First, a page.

‘I too have a name’, written and directed by Suba Sivakumaran (contact: email@example.com), was selected for screening under the “Shorts” category (duration: about ten minutes) at this year’s Berlin film festival. Not only is the film short but, within that brevity, there are gaps of silence whose mute poignancy is heightened by beautiful shots of nature, and music that is slow and sad, hesitant and meditative. In a short story, far more is left unsaid than said. Much is excluded and what’s included is only a fragment: so too, with a very short film such as this. But, as Ananda Coomaraswamy observed, the whole can be immanent in one of its parts. Short stories and short films make the reader / viewer an active participant who tries not only to fill in lacuna, background and detail but to range further and speculate about the future lying outside the work.
|A still from the short film
The opening setting is of a church, attached to which there’s a “home” for Tamil boys displaced or orphaned by the conflict. The three resident adults are a youngish Christian priest; a nun, and her grown-up daughter, Vinodhini. It transpires that the nun was raped by a soldier in Jaffna.
(Was she then already a nun, or was the taking of ‘holy orders’ subsequent to, and because of, that brutality?) Vinodhini is the product of a horrible deed. To borrow words from Doris Lessing, she is one of the children of violence. (Rape, despicable and destructive, is all too frequently experienced by women - even in peace time, even within marriage.)
There’s an atmosphere of foreboding in the film; a sense not only of tragedy past but of violence and suffering to come in the near-future. At the film’s end, while we read production detail and names, we hear the sound of boots. The marching is heavy and rhythmic; relentless and ominous. An officer accompanied by soldiers visits the “home”; announces that the resumption of war is imminent, and warns the priest to make sure that, unlike last time, some of the boys do not disappear and join the militants.
The Nun later cautions the priest that his cassock and the life it signals will not gain him protection. Outside the dormitory, two soldiers, having asked Vinodhini her name, comment that it’s beautiful. The seducing compliment that she is as pretty as her name is clear, though unexpressed. The soldiers look at each other, and the viewer senses lust and danger of which Vinodhini, born of rape, is oblivious or unheeding. Young, lonely and leading a monotonous life of manual work, she is flattered and excited by the admiration and sexual desire in their eyes.
The film transcends ethnic division. It is not only the soldiers but the priest is also physically attracted to Vinodhini. We gather that, on one pretext or another, he frequently summons her: we catch a glimpse of a painting of Christ, tormented by temptation, praying for strength.
The mother tells the priest to leave Vinodhini alone but she herself is not entirely immune from inner tension. Her role in the film is acted by Nimmi Harasgama; that of Vinodhini by Subha Wijesiriwardena, and the priest by Jafir. (I must admit that a friend with a sound knowledge of, and sensitivity to, the Tamil language questions linguistic authenticity because of dissatisfaction with accent, some of the lexical items selected, and with certain syntactic structures.)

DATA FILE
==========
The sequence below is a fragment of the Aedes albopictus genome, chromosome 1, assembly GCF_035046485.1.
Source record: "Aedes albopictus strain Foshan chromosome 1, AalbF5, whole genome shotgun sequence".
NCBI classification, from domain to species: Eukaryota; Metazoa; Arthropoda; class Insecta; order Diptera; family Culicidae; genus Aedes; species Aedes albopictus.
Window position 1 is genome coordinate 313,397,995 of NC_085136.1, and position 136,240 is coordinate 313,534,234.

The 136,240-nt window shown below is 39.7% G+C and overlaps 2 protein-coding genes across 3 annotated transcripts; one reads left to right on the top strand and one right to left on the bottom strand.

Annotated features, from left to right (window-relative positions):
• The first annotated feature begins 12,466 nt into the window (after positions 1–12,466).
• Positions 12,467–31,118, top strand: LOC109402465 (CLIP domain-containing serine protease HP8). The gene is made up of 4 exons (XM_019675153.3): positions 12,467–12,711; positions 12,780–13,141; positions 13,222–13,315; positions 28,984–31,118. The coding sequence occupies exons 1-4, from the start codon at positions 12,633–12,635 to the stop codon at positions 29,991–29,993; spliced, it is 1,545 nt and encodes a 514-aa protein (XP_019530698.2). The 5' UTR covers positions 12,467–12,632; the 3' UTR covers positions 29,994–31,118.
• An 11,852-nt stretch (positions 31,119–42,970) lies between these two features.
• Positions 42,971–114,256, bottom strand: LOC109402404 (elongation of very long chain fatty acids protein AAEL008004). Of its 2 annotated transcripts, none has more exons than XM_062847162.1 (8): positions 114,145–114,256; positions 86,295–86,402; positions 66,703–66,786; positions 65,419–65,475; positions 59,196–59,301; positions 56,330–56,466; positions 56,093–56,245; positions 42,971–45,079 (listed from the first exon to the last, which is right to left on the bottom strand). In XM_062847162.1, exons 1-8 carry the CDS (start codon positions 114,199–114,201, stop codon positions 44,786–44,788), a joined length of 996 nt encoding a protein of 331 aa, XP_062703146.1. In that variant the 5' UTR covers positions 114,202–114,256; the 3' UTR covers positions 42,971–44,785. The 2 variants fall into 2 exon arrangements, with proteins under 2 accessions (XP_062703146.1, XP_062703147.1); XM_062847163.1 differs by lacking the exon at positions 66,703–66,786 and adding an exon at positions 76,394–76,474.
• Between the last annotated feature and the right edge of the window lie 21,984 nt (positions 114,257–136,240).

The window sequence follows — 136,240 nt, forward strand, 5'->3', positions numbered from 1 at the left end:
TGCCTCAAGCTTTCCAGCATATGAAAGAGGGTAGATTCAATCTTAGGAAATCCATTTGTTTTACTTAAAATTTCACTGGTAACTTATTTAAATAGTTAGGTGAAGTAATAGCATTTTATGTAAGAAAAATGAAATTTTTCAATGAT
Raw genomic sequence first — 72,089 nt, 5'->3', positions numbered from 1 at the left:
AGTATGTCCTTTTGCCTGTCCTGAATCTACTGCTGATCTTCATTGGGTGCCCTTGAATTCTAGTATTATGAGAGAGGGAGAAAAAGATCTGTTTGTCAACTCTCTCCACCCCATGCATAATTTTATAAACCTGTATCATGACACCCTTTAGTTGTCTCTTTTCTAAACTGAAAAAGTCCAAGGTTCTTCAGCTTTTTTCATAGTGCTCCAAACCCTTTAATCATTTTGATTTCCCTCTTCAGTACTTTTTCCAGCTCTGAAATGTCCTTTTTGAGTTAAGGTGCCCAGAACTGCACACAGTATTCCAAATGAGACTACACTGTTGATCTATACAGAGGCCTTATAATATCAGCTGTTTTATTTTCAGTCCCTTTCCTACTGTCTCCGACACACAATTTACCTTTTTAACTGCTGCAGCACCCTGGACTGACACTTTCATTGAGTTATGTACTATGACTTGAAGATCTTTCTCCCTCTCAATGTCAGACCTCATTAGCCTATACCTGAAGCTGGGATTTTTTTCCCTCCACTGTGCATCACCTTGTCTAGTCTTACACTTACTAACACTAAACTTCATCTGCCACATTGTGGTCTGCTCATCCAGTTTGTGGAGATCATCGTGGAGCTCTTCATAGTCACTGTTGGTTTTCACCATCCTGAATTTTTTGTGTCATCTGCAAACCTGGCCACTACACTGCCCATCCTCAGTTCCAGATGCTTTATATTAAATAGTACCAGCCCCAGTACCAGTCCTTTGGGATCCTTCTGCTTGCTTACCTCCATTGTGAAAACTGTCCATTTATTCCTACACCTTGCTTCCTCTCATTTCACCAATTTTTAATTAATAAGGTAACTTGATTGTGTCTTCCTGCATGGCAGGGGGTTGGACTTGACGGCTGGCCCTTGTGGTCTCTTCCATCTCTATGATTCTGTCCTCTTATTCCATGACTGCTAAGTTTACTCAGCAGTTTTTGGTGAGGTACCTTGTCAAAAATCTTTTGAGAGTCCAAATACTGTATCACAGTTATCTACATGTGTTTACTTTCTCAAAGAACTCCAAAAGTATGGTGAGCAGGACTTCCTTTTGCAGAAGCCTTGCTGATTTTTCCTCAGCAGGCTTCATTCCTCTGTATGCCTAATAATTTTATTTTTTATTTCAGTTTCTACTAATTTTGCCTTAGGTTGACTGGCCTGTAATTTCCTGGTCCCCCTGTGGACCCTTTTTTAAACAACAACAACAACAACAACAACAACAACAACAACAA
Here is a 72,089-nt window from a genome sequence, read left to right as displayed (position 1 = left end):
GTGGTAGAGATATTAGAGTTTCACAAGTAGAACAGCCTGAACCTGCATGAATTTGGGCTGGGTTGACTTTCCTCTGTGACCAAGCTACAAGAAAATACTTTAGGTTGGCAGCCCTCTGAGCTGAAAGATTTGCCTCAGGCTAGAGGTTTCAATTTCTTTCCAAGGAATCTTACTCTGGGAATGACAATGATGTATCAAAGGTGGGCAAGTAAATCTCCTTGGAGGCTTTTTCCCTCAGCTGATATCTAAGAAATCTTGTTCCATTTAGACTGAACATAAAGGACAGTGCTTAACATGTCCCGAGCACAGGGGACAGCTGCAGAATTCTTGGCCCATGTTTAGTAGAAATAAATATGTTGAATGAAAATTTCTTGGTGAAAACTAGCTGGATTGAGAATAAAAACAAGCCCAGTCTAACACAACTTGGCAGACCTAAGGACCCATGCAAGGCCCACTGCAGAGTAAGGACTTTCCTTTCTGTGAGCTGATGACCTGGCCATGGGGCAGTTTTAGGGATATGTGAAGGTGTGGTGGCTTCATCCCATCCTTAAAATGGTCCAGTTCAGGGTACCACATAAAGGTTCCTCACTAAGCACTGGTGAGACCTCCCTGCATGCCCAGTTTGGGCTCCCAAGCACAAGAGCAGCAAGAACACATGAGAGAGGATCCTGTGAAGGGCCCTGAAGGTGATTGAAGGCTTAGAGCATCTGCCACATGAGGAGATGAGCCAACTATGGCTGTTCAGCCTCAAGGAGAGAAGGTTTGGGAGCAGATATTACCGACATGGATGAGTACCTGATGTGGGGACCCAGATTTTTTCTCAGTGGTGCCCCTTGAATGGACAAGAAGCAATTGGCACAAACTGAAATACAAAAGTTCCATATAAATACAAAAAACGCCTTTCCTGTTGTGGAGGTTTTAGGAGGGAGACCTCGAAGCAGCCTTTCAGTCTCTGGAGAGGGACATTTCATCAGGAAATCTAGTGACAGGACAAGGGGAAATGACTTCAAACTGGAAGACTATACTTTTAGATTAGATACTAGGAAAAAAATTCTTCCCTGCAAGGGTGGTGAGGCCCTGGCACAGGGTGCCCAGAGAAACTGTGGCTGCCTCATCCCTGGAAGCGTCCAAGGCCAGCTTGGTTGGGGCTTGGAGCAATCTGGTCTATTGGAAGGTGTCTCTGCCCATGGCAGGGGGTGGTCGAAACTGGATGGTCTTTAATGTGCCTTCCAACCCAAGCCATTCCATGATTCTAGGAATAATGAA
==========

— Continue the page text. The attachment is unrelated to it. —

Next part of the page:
The mother says that even as God has forgotten them – a startling statement by a nun - they too must forget what has happened and move on. The thought that God has forgotten the Tamils leads to the wider subject of theodicy. One is reminded of a wryly humorous poem by Thomas Hardy with lines to the effect of: “By me created? You say now their lot is a sad one? No, I have no recollection of them”. (In context, the poem’s title, ‘God-Forgotten’, means forgotten by God.)
The film ends with Vinodhini swimming in a lake, water being associated with cleansing and renewal. Mother and daughter sit by the water; affectionate, offering support and strength to each other. But the skies darken, and the growl of thunder contradicts the Nun’s advice to look forward: it is not possible to forget and move on when injustice and cruelty (and the tragedy and sorrow they bring) persist.
Wishing to know facts, the dates and sequence of events, one may turn to a history book but it is the arts (for example, literature and film) which enable us to experience something of the experience of others. One reads of “economic downturn” and sees the accompanying statistics of the unemployed; of those living “below the poverty line”. But bare “facts” hide the fact that to every single individual, to every family that goes to make up the numbers, it is a personal, lived, tragedy.
Theo Halo, in writing the biography of her mother, gives us an insight into the experience and fate of the Pontic Greeks in Turkey following World War 1. Escorted by Theo Halo, after about three-quarters of a century, the aged and feeble mother travels to visit for the last time what was once “her” village, but finds no trace whatsoever that her small ethnic community had ever existed. It explains the title of Halo’s book: ‘Not Even My Name’. The title of this short film rejects turning human beings into impersonal, anonymous, statistics.
The film, brief in duration, sparse of means but significant in effect, affirms individual identity and value. It urges that we see and respond to the experiencing, feeling, human being behind statistics, figures and percentages– or ethnic label.” It says, “Even we who are poor, obscure and victimised have identity, feelings and wishes, albeit simple. In short we too, each one of us, has a name”. Seen from such a perspective, the answer to the question, “What’s in a name?” (Shakespeare’s ‘Romeo and Juliet’) is “Much, very much”.